May 6, 2015
Journal From the Road: Perrysburg, Ohio
Out here on this troubadour circuit time gets consumed like cheap fuel. Life is either an orgy of excess or a gauntlet to be run depending on what time of day we’re talking about. Travel is mostly chaos and none of it particularly wholesome. And yet it keeps life interesting. Read more...
|April 12, 2015|
Journal From the Road: New Bedford, MA
|Feb 21, 2014|
For K. R.
Once your slender fingers wrapped like sepals,
A calyx around the inlaid rose on the neck
Of that guitar you loved to play, and songs
Miraculously flowered from lifeless wood.
Now on this gray December day we’ve come
To sing those songs back to your ashes. We
Draw breath between our lips in unison to
Form the notes like bright rosettes of flame.
- Craig Bickhardt Dec 26, 2000
|Feb 20, 2014
Fear of Ideas
We sometimes find ourselves outraged or confused by the way another person sees the world, as if a new idea is a threat to our security. Maybe we try to contain or restrict a new point of view before it can damage “our way of thinking". Is this why dialog has disintegrated in America?
The mind is an amazing thing as long as we don't fear it. Our inner rationale is like the body's immune system. We don't have to be brilliant to fight a cold. It's extremely unlikely that a new idea will kill me, even if I experience a few days’ worth of "symptoms". And when the symptoms are gone I'm actually a stronger, healthier person.
But shouldn't I simply avoid contracting any foreign antigens at all? Isn't that the safest way to live? Read more...
Sept 6, 2013
The Things We Leave Behind
Time is often described as a river, but for me it is more like a dusty wind blowing at my back- dust in which nothing ever settles.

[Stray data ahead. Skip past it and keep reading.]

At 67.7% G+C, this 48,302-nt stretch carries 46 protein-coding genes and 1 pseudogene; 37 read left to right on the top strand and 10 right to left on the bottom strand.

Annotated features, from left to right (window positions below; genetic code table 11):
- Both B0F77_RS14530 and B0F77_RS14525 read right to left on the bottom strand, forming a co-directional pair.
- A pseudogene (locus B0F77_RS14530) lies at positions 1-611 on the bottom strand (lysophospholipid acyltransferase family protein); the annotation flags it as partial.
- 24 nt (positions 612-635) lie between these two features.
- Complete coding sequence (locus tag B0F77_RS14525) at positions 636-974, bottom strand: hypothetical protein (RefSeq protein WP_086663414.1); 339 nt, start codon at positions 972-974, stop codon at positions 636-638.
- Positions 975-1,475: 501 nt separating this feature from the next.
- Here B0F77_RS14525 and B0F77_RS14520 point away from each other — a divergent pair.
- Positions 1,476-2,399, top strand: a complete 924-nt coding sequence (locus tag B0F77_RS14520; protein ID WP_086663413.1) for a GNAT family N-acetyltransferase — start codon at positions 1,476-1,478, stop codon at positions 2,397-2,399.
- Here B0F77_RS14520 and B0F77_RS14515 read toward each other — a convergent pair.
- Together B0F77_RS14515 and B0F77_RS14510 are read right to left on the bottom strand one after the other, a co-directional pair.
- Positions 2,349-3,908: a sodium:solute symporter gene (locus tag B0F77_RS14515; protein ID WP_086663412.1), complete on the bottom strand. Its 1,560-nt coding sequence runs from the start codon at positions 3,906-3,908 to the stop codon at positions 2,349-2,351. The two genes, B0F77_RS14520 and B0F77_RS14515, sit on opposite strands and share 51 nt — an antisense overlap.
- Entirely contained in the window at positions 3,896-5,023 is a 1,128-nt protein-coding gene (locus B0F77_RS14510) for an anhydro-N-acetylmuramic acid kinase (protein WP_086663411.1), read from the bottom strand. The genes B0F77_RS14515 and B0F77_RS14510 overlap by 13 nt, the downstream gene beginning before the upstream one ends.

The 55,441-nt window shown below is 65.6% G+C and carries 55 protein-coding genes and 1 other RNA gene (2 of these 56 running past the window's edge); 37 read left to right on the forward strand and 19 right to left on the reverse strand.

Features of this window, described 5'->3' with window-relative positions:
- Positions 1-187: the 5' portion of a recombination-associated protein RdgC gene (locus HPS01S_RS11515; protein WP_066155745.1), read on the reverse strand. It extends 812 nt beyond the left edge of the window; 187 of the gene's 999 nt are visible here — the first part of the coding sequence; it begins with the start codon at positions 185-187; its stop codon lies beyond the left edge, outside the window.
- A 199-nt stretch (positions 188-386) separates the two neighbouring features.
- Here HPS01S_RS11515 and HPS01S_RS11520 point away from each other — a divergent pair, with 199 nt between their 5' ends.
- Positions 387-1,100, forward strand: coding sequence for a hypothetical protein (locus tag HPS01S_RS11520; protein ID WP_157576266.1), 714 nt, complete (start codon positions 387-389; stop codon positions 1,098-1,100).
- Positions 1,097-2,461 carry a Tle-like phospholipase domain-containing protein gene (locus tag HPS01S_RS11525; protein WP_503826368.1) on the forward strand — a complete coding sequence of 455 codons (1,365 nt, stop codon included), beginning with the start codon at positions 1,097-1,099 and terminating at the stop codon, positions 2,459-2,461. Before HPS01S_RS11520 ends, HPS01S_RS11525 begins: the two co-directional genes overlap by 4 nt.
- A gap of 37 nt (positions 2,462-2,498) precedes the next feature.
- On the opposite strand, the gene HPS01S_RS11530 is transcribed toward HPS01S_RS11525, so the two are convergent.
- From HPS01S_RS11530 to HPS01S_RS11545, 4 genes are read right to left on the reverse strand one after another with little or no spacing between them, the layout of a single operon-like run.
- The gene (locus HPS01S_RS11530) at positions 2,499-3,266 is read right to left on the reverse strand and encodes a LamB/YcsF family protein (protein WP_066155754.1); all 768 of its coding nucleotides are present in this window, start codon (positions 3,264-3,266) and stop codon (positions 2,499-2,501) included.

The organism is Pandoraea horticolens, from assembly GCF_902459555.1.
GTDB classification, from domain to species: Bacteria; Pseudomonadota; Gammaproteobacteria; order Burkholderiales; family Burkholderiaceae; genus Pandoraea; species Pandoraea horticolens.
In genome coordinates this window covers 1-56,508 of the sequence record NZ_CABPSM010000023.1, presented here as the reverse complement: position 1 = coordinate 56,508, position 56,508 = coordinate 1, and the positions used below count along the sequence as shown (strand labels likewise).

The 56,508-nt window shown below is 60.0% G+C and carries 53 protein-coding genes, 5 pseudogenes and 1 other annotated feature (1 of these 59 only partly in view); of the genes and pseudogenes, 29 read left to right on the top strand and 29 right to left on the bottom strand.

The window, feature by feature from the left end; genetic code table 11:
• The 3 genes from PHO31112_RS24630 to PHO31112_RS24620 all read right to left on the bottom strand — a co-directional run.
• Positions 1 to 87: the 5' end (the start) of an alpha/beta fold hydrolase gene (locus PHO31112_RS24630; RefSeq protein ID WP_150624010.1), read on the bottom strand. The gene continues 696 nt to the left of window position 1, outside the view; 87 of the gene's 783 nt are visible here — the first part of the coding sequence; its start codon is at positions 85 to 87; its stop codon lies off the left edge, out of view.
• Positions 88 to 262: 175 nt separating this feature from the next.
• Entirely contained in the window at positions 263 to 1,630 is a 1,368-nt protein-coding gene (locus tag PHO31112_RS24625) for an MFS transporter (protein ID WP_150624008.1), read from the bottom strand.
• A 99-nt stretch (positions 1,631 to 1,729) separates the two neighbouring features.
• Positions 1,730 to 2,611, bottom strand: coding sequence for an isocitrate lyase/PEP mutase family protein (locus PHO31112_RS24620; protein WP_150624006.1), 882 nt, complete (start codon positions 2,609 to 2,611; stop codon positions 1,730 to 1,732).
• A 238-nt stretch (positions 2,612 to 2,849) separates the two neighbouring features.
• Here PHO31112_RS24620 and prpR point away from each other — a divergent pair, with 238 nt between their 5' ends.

A close death sinks into us like a stone. It goes to terrible depths sometimes before we realize that we're still among the living. They call this experience grief. Grief is not sadness or despair. It's something much more profound, for in it is contained an aching joy, a celebration of each breath, a gratitude more blessed than prayerful thanks. It is the storm that comes to settle the dust for a while and allow us to see things clearly for a change. Read more...
Aug 17, 2013
Journals from the Road: Port Clinton, Ohio
There are blue banners hung in the windows of most of the shops and cafes in Port Clinton that say “Don’t Give Up The Ship”. The bicentennial celebration of the Battle of Lake Erie happens two weeks from now and it’s a big deal to the Chamber of Commerce as well as the citizens here. It represents not only tourist business but civic pride.
This town’s economic future is uncertain. Unlike many resorts, success here isn’t as simple as hanging an “Open” sign on your door and waiting for the weekenders to empty their wallets. Nearly a quarter of the downtown buildings are vacant. “Don’t give up the ship” has metaphorical overtones for those who are embattled in the economic hardships of Read more...
Aug 15, 2013
Journals From The Road: The Idlewheel Tour
Read about my escapades with Jack Sundrud at the Dirt and Seeds Blog:
Day One: Madison, WI
Day Two: Zumbrota, MN
Day Three and Four: Oklee, MN
Day Five and Six: Fargo, ND
July 11, 2012
The Imagined Life
The artistic life is a calling that is essential to sustaining us as a people. Without our mythology, we’d unravel. Our mythology shapes the religions and philosophies of the entire world and it was born in the bosom of the poets. We must have a vision of the creative life we seek. We must see ourselves in the context of the unbroken flow of creative lives since the dawn of civilization.
Whatever artistic discipline you pursue, you are the living mythology of humanity, but only if you place this high value on your efforts. The world is all about power and success, art is all about learning and teaching. Read more...
March 10, 2012
An Excerpt From "The Song Emerging"
One of the things I liked about Nashville was that it was a family town. Most of my songwriter and musician friends raised kids and enjoyed mixing work with domesticity, friendship and community life. Although the business strained some of the marriages and there were some that failed, I knew many happy families in the songwriting community, especially in the early days.
My wife and I raised our twins in Nashville. It was a challenge partly because my son was born with cerebral palsy, epilepsy and mild autism and we had no extended family around to help us. Read more...